Ted Lilly knew he couldn’t pitch any more but wanted to stay in the game, and on Tuesday, was named to a job in the Cubs’ front office. Lilly, 38, officially is a special assistant to Cubs president of baseball operations Theo Epstein and GM Jed Hoyer, and he will do a variety of tasks, such as helping with scouting and developing the young players. Epstein, Hoyer and Lilly discussed the job at the Cubs Convention in January.
“His reputation with the Cubs is sterling, which is fantastic, and not only as a person but as a competitor,” Hoyer said. “I really liked what he had to say. A lot of guys want to get back in and don’t want to work that much, and he made it clear he wants to work and wants to get involved in scouting.
“I think we’ll use him in a variety of ways,” Hoyer said. “He feels he has a pretty eye and likes to try to evaluate but also was really humble and knows he has to learn how to do it. He was excited to get back involved and I think we’ll feel out how to use him.”
Former Cubs GM Jim Hendry hired Hall of Fame pitcher Greg Maddux in a similar role in 2010. Hoyer said Lilly will watch the Minor League pitchers, visit the Cubs’ affiliates, and scout some amateur players.
“It was pretty clear after a few conversations that he had something to add,” Hoyer said of Lilly. “I like the fact that to finish it off, he was with a Cubs team that won 97 games and they had success, and as we try to figure out how to build a winner in Chicago, he was part of it.”
Lilly pitched for 15 seasons with the Expos, Yankees, Athletics, Blue Jays, Cubs and Dodgers. He was in Chicago from 2007-10, helping the team win back to back National League Central titles in 2007-08.
“I wanted to stay in the game,” Lilly said. “I would love to keep playing, too, but at this point, I’m sure that I’m retired from being on the field. I want to be around the game and I feel like I have something to offer. This is an organization that I’d prefer to be with, so it worked out.”
Lilly was limited to 13 starts the last two seasons with the Dodgers because of injuries. He started thinking about doing more than pitching in that time.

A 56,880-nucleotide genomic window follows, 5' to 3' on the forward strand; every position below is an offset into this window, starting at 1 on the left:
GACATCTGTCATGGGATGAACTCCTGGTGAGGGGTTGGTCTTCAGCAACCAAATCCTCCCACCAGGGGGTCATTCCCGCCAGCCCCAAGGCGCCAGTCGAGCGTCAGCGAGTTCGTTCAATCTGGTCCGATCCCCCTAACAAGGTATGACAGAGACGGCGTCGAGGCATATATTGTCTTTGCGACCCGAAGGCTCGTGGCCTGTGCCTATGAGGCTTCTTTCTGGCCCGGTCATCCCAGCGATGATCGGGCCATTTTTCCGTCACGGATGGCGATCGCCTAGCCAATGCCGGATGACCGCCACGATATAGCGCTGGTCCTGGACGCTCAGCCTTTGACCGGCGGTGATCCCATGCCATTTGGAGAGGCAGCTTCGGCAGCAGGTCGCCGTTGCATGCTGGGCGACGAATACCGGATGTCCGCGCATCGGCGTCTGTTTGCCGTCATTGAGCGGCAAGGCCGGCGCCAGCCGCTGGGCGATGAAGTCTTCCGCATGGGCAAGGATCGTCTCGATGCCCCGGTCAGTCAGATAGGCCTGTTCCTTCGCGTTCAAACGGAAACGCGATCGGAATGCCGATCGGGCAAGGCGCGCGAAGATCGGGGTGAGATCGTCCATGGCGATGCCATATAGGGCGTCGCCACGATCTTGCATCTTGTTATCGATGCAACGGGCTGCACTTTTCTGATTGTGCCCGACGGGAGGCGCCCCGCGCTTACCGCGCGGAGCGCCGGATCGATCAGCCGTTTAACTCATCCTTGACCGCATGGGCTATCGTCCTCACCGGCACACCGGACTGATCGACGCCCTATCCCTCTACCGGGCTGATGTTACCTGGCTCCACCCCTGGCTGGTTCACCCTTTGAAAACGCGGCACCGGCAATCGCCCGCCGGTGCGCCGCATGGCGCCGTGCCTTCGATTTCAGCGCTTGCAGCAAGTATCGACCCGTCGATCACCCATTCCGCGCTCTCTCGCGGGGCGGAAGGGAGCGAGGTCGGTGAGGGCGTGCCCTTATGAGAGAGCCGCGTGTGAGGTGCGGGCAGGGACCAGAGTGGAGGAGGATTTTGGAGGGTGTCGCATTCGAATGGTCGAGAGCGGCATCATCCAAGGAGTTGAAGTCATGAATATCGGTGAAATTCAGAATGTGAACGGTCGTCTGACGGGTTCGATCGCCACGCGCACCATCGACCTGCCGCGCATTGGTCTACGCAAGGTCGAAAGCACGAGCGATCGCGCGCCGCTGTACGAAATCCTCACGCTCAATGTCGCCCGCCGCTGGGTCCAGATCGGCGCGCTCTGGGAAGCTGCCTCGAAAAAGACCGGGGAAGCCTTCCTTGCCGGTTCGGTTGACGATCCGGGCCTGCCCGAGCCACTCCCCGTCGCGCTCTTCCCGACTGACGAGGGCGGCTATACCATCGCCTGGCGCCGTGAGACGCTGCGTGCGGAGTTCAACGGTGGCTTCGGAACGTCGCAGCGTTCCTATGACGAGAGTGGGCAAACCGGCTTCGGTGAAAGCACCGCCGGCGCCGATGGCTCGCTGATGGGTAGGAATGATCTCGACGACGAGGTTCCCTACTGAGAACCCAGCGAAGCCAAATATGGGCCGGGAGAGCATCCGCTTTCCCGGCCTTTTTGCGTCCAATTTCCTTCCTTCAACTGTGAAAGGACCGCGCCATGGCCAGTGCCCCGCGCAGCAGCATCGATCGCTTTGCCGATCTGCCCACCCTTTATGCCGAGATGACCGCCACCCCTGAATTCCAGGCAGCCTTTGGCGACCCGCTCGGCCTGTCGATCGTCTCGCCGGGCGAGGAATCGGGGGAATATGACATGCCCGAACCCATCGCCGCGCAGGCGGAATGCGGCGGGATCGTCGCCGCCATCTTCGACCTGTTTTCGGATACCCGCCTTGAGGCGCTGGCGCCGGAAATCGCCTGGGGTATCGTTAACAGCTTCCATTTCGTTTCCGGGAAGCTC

“The last couple years, when I had a lot of free time to think, I did start thinking about when my career was over,” Lilly said. “I wanted to keep playing but I definitely started thinking about this [type of work] at the end.”
Lilly has two young children, a 4-year-old son and 2-year-old daughter, and another child due in September, which makes a job as a pitching coach tough because of the time commitment needed. He is committed to the Cubs.
“The experiences I had the first couple years here winning were incredible in the sense that we put together a team that was expected to win,” Lilly said. “We didn’t accomplish the ultimate goal of winning a World Series but it was such a great experience. We had so many professionals in the clubhouse and guys who went about it the right way. I think that’s why I’ll always refer to those two years in Chicago as the best years I’ve had as a player.”
– Carrie Muskat
The Cubs play host to the Athletics at Cubs Park in Mesa today with the game scheduled to start at 1:05 p.m. MT. You can listen to Len Kasper and Mick Gillispie on a webcast on Cubs.com. Kyle Hendricks, the Cubs’ Minor League pitcher of the year last year, gets the start. Emilio Bonifacio starts at shortstop in Day 2 without Starlin Castro, sidelined with a mild strain of his right hamstring. Here’s the lineup:
Rick Renteria picked up his first win Monday with the Cubs as they beat the Brewers, 4-2. Javier Baez hit a solo homer, his first this spring, and Luis Valbuena added a RBI double. Minor Leaguer Walter Ibarra, added to the travel roster, delivered the game-winning two-run single in the seventh. The Cubs play host to the Athletics on Tuesday at Cubs Park.